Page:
Hamsters are small, low-maintenance pets suitable for people with different lifestyles. These furry creatures are also self-cleaning, meaning it doesn’t take much to keep them clean, and you can provide them with occasional sand baths. What about silica sand—is it safe for hamsters?
Silica sand is not safe for hamsters. Most long-time hamster owners agree that silica sand is dangerous for hamster sand baths if it has a dusty consistency. Silica sand is also unsafe if it contains dyes or scents that may harm hamsters if inhaled.
Silica, also called quartz sand or industrial sand, is composed of silica and oxygen (silicon dioxide). It has many industrial and domestic uses and can be found in pet care products.
Keep reading to discover why the safety of silica sand as hamster sand baths is at the center of an ongoing debate.
So, you’re wondering what makes silica sand different from regular sand.
Note that regular sand always contains silica, but only less than 95%. Silica sand is mined from sandstones found in Minnesota, Wisconsin, Iowa, and Illinois.
Some industrial uses of silica sand are:
- Industrial abrasives: It’s used as mineral abrasive for industrial blasting.
- Glassmaking: Silica is the primary component found in standard glass products.
- Paints and coating: Silica improves the look and durability of paints.
- Ceramics and refractories: Silica is used to produce and glaze ceramics.
- Golf courses: Silica sand is also used in bunkers and greens because it supports drainage and natural plant growth.
- Water Filtration: Silica is an effective filtration bed that makes it ideal for filtering tap water.
Crystalline silica is a known human carcinogen. A study conducted by The National Institute for Occupational Safety & Health in Ohio and Maryland also found silica sand to be carcinogenic in hamsters. Why do industries use silica sand to make glassware, ceramics, and even water filters if silica sand is so toxic?
For silica to be toxic to humans or animals, it has to be inhaled into the respiratory system, where it causes damage to the tissues of the respiratory tract, causing scarring that could impair respiratory function.
Read further to understand why some pet owners use silica sand for their hamsters and why the danger of silica sand isn’t always a present threat. But first, let’s take a dip into hamster sand baths and why hamsters need them.
Hamsters need sand baths because these furry rodents are self-cleaning. You can’t bathe hamsters using water and shampoo or soap like you would with most pets. Water, shampoo, or soap could strip a hamster’s fur of oils that protect the underlying skin from dryness or irritation.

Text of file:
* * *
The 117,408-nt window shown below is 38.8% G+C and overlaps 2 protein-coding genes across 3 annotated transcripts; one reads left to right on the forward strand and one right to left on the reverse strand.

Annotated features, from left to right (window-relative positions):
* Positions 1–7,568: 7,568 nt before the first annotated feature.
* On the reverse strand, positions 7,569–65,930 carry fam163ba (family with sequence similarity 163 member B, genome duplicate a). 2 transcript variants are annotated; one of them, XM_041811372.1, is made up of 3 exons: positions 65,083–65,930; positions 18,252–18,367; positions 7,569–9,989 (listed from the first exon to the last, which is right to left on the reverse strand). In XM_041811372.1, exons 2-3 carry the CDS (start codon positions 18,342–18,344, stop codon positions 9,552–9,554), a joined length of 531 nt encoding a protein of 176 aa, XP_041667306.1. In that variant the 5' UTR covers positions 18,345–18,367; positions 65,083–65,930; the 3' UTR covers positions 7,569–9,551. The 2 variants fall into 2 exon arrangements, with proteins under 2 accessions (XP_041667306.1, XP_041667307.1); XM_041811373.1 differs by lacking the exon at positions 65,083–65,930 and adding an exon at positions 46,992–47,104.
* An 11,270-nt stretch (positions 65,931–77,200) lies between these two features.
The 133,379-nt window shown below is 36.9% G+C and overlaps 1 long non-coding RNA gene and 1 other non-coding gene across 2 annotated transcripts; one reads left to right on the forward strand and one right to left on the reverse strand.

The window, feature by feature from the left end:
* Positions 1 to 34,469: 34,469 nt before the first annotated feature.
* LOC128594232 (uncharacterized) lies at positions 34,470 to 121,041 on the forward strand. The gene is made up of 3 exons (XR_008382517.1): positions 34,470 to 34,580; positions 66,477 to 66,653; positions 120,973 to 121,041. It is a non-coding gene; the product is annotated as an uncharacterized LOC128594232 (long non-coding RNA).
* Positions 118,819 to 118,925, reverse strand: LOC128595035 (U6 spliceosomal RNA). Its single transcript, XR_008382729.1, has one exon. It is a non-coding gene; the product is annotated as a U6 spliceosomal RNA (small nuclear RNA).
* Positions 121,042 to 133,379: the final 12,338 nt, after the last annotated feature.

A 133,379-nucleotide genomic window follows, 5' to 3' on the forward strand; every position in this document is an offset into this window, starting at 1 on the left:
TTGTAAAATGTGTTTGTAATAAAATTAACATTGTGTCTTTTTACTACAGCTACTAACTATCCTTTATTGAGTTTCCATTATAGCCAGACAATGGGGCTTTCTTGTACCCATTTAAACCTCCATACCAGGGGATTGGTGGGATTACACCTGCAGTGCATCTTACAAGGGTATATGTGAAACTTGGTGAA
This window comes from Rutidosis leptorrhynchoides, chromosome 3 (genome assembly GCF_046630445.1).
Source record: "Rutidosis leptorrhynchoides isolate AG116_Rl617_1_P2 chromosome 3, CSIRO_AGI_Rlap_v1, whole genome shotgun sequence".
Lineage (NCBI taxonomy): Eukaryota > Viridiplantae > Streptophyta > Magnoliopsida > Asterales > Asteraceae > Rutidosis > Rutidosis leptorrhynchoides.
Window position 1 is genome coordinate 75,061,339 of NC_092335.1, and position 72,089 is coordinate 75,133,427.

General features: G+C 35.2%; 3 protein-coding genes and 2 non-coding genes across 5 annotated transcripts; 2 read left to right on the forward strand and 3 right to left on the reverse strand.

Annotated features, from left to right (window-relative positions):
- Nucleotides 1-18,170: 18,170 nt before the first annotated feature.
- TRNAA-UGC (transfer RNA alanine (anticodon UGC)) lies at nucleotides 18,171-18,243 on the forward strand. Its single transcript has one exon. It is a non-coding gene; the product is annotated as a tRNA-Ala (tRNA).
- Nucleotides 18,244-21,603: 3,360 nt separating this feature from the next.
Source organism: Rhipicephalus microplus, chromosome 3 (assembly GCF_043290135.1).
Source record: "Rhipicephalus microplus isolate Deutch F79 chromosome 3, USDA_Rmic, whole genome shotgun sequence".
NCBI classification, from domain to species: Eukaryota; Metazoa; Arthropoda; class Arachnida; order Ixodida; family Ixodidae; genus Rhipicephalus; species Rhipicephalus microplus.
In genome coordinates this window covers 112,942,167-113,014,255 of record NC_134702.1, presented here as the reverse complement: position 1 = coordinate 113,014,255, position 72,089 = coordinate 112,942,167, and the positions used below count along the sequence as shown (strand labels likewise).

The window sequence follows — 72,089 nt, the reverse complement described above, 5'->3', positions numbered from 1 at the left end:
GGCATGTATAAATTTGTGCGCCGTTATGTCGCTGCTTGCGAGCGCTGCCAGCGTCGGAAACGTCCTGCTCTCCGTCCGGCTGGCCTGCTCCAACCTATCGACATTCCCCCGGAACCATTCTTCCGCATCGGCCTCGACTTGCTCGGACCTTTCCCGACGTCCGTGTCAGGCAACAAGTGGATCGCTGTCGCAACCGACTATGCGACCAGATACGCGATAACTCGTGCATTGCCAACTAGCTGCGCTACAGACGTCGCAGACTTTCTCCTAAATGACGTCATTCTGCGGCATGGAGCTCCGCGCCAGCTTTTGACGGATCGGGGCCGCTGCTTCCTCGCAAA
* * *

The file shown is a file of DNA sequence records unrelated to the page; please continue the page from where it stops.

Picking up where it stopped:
Suppose your hamster starts to look a bit greasy. You can offer it a sand bath, which is essentially sand that’s rated pet-safe, or more specifically, hamster-safe, placed in a bowl or container deep enough for it to roll around in and shallow enough for it to get itself out of.
Some pet brands sell custom containers for sand baths, but any container that meets the specifications is good enough. What matters the most is the sand used for the sand bath. But before getting into that, why do hamsters need sand baths at all if they’re self-cleaning?
Hamsters can pretty much clean themselves, but sometimes, the naturally produced oils that coat the hamster’s fur build up and cause the fur to become greasy.
At this point, your hamster will appreciate a sand bath as the sand bath helps it get the excess oils out of its fur without stripping its skin. Sand baths are enjoyed by dwarf hamsters more than Syrian hamsters.
With so many bath sands saturating the market, how does one know which sands are safe for their hamsters? The process of sifting through the conflicting information online is tedious, time-consuming, and, worst of all, confusing.
However, a pattern starts to emerge when you’ve combed through enough hamster forums, which can be quite informative. Regardless of brand, hamster owners seem to agree on a few general rules. They are as follows:
- Avoid dusty sand. Dust is respirable, and whether they’re carcinogenic or not, it can wreak havoc on your hamster’s relatively small respiratory system.
- Avoid sands with a powdery texture. Like dusty sand baths, sands with powdery textures may also be fine enough to be inhaled.
- Avoid sand that has dyes and scents. As a general rule, any sand with additives is probably not the best for your pet. It’s hard to know what risks the additives carry, after all.
- Avoid clay-based sand because of its fine grain. It’s easily respirable.
- Avoid calcium-based sand because, if ingested, it could cause alkalosis, which could neutralize stomach acid, leading to a host of digestive problems; it can also lead to hypercalcemia, which can cause nerve damage and muscle weakness.
- Avoid brands that may not straightforwardly declare scents in their products but claim to be “deodorizing” or “antibacterial.”
- Pet-safe isn’t always hamster-safe. The differences in anatomy and size make a big difference in the safety consideration of many pet products. For example, scented cat litter pellets may not be considered harmful to a cat but would be detrimental to a hamster.
- Avoid brands that are disreputable or don’t rate well among US-based consumers.
Perhaps some hamster owners don’t take issue with silica sand because their silica sand seems to pass this safety test. Many owners claim they have silica sand that doesn’t have dust, dyes, or scents.
However, bear in mind that while your silica sand checks all the boxes for your safety check, your hamster might just enjoy its sand bath so much that while reveling in the sand, it might actually cause silica sand to break down into finer, respirable particles.
Suppose your hamster starts sneezing or coughing after trying a sand bath. You should immediately stop letting it use the sand bath, even if the sand isn’t visibly dusty.